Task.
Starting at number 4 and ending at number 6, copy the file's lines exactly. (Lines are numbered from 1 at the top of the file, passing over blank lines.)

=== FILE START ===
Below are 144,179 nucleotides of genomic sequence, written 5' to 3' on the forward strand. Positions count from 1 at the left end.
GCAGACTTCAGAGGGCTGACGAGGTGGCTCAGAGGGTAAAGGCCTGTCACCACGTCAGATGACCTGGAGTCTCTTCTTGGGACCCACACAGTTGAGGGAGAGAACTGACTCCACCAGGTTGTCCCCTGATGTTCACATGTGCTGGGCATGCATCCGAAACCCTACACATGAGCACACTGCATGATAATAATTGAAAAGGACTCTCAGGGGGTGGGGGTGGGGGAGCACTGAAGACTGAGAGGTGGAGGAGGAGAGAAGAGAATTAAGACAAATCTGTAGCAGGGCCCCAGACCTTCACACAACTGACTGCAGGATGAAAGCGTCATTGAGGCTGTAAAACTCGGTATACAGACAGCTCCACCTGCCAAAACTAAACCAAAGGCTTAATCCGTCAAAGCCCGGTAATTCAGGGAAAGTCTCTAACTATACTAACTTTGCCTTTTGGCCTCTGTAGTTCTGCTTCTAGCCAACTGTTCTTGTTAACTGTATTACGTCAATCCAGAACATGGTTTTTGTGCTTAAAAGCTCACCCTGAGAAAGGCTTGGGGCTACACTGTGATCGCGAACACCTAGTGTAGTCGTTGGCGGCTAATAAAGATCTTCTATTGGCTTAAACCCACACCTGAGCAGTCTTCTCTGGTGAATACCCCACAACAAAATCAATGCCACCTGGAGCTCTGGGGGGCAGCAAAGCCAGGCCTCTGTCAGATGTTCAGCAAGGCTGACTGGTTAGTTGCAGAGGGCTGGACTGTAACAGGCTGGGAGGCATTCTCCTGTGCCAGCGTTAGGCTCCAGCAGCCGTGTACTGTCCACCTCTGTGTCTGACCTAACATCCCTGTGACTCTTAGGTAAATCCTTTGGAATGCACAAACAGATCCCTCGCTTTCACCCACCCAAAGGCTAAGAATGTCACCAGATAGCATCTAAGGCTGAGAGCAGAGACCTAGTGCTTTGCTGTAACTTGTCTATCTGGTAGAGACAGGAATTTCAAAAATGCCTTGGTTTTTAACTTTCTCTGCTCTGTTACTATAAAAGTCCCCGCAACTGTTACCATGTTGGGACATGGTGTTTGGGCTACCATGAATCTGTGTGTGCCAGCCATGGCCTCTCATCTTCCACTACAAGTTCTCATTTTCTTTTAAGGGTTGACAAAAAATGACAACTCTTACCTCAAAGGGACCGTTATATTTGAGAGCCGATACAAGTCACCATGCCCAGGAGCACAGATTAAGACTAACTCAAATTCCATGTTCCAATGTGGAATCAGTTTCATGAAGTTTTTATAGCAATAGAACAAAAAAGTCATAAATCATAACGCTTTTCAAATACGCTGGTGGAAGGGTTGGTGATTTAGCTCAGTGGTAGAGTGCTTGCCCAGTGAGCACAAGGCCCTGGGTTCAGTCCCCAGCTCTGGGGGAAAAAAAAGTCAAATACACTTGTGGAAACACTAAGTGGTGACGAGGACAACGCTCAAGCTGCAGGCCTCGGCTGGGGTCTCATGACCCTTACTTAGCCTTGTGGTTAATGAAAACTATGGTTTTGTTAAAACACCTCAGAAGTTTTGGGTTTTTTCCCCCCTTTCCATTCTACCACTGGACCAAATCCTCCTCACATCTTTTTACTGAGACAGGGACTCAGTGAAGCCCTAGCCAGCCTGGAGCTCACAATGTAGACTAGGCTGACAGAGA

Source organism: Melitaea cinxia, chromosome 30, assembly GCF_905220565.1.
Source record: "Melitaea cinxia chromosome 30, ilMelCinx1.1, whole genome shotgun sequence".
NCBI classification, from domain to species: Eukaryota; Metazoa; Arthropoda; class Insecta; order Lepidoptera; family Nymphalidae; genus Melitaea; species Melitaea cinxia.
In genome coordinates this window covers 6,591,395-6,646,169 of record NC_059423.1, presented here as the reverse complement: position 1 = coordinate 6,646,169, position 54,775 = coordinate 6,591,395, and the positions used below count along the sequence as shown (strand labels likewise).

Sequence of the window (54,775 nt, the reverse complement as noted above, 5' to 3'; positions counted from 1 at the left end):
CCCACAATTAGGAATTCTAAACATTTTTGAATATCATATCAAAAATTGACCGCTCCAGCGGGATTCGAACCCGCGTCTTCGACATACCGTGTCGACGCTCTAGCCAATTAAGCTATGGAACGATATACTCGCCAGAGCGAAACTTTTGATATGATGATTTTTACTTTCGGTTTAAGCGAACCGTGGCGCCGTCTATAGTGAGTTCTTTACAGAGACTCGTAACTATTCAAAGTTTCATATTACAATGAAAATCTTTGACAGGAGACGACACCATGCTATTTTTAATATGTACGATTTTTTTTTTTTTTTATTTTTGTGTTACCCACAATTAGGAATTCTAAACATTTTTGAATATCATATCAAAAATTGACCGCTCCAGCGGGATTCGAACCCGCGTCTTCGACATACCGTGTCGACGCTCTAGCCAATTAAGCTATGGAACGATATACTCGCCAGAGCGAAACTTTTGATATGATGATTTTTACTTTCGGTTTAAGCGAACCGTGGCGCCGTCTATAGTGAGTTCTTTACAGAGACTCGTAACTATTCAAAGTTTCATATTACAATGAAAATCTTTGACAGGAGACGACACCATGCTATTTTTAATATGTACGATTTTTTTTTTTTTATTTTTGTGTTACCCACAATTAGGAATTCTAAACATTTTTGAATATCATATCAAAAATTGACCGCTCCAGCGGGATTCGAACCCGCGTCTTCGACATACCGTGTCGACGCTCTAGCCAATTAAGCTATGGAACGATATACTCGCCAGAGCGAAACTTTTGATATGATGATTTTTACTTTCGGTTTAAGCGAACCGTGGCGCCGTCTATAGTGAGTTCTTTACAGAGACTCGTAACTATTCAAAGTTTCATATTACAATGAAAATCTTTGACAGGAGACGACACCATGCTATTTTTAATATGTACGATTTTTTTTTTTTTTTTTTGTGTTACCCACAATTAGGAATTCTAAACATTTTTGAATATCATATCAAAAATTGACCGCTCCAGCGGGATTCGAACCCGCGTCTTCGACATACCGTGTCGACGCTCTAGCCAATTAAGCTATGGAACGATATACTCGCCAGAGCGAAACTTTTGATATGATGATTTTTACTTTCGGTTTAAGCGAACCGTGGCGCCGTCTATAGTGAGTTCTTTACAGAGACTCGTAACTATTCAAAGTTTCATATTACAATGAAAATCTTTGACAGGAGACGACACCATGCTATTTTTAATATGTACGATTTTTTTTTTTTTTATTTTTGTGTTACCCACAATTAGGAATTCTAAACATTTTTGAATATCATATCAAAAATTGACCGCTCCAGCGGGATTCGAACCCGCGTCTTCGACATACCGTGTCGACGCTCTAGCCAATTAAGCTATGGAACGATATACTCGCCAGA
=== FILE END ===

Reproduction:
Source record: "Melitaea cinxia chromosome 30, ilMelCinx1.1, whole genome shotgun sequence".
NCBI classification, from domain to species: Eukaryota; Metazoa; Arthropoda; class Insecta; order Lepidoptera; family Nymphalidae; genus Melitaea; species Melitaea cinxia.
In genome coordinates this window covers 6,591,395-6,646,169 of record NC_059423.1, presented here as the reverse complement: position 1 = coordinate 6,646,169, position 54,775 = coordinate 6,591,395, and the positions used below count along the sequence as shown (strand labels likewise).